Networking Lessons from Gene Simmons

Want create site? Find Free WordPress Themes and plugins.

Do you watch Celebrity Apprentice? Well, if you missed the first week, you missed a great lesson in networking from rock star Gene Simmons. The celebrities were divided into two teams — men and women — and tasked with selling hot dogs on the street in New York to raise money for the charity of their choice.

Check out how Gene Simmons tackled the challenge (starts at about 0:40):

This brings to light a very important networking concept: the action threshold. The action threshold is simply this: how well does someone have to know you in order to take action on the request you’re making of them, or in order to proactively take action on your behalf when they see an opportunity?

You probably know at least one or two people, maybe more, who are capable of making a $10,000 donation to charity. Would they do it for you?

That may seem like an extreme example, but let’s bring it a little closer to home. How many people in your network would, say, promote your new book and help bump it to the best-seller list, with no direct benefit to them? That’s how Bob Burg and John David Mann got their latest book, The Go-Giver, to the top of the business bestseller list on Amazon. Sure, they have a mailing list of several thousand people, but the real power was in the several dozen people who went and promoted it to their lists, blogs and forums.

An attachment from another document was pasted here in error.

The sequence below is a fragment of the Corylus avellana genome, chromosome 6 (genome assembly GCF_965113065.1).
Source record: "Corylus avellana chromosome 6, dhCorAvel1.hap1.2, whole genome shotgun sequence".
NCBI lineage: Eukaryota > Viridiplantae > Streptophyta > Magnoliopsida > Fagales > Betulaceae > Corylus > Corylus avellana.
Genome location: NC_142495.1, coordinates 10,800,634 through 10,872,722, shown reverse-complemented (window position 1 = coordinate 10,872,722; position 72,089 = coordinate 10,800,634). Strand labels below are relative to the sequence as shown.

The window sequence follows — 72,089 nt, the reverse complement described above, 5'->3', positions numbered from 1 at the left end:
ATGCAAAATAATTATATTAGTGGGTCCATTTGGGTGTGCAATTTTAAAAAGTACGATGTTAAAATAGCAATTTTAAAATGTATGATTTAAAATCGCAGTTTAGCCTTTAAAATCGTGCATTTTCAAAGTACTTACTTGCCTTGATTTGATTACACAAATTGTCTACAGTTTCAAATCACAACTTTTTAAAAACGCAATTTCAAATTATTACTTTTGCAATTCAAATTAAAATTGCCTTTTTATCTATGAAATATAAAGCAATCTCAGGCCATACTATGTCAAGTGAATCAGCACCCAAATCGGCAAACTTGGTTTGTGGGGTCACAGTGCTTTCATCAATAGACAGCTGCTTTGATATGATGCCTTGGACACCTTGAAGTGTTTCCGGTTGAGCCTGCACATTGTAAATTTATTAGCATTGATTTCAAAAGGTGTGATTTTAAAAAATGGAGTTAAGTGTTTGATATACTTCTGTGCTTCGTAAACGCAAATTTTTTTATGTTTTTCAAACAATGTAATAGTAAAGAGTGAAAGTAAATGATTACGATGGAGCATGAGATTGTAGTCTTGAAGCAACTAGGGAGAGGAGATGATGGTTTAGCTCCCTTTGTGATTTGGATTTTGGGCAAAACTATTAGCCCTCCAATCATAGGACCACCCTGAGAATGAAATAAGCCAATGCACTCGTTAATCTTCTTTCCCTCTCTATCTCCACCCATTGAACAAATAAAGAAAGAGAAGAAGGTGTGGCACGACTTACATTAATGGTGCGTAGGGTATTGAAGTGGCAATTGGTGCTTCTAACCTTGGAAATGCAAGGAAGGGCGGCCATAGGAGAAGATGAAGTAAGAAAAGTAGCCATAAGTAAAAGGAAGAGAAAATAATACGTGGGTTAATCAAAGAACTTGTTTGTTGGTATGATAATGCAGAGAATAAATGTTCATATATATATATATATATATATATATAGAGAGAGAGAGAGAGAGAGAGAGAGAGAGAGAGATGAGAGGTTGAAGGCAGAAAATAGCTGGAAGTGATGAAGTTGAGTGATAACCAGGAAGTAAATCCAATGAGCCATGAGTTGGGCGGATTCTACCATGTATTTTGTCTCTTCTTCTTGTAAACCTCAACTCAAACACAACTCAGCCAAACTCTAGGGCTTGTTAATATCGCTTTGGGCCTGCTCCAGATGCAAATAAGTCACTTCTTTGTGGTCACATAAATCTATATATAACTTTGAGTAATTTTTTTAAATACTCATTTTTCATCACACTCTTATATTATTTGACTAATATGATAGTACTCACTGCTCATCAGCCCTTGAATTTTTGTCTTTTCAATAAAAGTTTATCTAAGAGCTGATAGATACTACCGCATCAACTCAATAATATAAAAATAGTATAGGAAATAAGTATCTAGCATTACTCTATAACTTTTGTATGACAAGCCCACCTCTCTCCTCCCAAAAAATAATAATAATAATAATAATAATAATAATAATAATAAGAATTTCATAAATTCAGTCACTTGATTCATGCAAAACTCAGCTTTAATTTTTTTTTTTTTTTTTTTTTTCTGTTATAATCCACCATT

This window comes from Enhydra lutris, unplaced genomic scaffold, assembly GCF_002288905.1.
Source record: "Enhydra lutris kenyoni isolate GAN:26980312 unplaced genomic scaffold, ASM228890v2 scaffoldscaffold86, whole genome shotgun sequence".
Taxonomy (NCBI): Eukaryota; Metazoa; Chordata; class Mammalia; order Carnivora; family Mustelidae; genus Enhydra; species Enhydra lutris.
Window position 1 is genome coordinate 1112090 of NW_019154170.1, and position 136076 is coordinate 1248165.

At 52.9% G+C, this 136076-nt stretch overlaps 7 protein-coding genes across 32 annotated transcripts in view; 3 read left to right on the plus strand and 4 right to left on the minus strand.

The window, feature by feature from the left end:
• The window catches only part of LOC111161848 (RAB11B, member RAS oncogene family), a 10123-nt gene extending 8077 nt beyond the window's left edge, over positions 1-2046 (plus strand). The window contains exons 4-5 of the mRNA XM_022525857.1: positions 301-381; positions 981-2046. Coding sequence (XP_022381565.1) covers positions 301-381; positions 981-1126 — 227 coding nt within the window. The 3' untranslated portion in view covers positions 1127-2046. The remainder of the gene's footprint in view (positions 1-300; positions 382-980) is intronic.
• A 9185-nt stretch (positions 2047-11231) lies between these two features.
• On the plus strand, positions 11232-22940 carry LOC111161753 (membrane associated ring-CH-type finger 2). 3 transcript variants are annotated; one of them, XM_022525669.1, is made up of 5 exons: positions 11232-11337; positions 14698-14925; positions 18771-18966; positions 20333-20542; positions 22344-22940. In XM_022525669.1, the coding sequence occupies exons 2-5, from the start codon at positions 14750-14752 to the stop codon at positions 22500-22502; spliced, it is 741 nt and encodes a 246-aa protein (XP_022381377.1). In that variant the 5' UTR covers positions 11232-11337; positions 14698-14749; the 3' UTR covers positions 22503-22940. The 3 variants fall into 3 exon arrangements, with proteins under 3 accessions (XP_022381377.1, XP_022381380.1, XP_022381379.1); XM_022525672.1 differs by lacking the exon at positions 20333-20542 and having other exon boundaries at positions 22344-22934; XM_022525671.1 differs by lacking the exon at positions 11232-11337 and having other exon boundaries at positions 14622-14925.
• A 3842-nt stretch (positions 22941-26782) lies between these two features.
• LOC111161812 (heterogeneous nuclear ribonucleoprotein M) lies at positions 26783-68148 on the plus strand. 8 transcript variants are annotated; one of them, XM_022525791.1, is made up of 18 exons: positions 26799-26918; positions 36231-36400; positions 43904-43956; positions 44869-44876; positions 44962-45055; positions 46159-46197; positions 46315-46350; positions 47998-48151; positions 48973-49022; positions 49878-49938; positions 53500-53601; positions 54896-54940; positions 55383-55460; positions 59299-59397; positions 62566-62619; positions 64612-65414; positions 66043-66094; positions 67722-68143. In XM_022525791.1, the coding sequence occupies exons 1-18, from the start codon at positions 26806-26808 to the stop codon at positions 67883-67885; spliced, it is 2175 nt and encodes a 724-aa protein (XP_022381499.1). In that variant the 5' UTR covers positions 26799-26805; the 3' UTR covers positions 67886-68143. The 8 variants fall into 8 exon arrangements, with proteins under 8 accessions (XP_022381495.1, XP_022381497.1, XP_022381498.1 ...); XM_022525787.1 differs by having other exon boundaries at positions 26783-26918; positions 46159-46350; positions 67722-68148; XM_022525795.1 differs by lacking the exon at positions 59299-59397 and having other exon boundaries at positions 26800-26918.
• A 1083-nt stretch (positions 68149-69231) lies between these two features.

See, Bob and John build strong relationships, and that takes time and effort. Bob and John came through like a champ for me a few months ago, cranking out the introduction to Jason Alba’s I’m on LinkedIn — Now What?? on very short notice. They put hours into it, not seconds. And in the process they not only strengthened their relationship with me, but also forged new, instantly strong relationships with Jason and Mitchell Levy, the publisher.